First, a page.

takkie, noun2

Forms:
Also tackey.
Origin:
AfrikaansShow more Afrikaans, tak bough, branch + diminutive suffix -ie.
obsolescent
A small branch or twig. Also figurative, and occasionally tack.
1890 A. Martin Home Life 111It is impossible to walk about the camps unless armed with a weapon of defence called a ‘tackey’. This is simply a long and stout branch of mimosa, with thorns all left on at the end.
1896 Macowan & Pillans Manual of Prac. Orchard-Work at Cape 16Upon the top of this pebble-bed it is customary to put a layer of brush-wood or takkies, well battened down.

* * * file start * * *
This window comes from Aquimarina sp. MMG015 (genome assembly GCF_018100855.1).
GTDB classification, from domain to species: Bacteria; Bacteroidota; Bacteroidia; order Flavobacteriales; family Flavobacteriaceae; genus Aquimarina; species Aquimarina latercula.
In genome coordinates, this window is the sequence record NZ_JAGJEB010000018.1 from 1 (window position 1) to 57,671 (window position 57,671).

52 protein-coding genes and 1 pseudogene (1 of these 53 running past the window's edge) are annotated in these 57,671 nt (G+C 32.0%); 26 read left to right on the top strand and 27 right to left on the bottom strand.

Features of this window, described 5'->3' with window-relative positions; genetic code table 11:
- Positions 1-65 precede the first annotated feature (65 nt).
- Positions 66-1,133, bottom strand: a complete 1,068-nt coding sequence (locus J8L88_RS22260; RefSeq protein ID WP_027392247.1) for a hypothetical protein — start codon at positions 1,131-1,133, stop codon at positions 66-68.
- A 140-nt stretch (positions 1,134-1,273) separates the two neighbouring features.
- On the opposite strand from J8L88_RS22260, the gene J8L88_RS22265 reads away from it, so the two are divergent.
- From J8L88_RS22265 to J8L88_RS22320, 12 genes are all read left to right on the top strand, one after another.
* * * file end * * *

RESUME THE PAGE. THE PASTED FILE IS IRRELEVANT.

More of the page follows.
1900 B. Mitford Aletta 140‘Here, Gert. Give me the tack!’ he said. ‘That old brute is properly kwaai!’...‘I think he will leave us alone, so long, Gert,’ said Colvin, panting..for even the thorn-tack means of defence requires some skill and physical effort..against a full-grown and thoroughly savage male ostrich.
[1946 V. Pohl Adventures of Boer Family 10Frederick, who because of his small stature had earned the nickname of Takkie (a small branch) never looked for trouble, and was more minded to pour oil on troubled waters.]
1971 Informant, GrahamstownHaven’t we got some takkies to get this fire going?
A small branch or twig. Also figurative, and occasionally tack.
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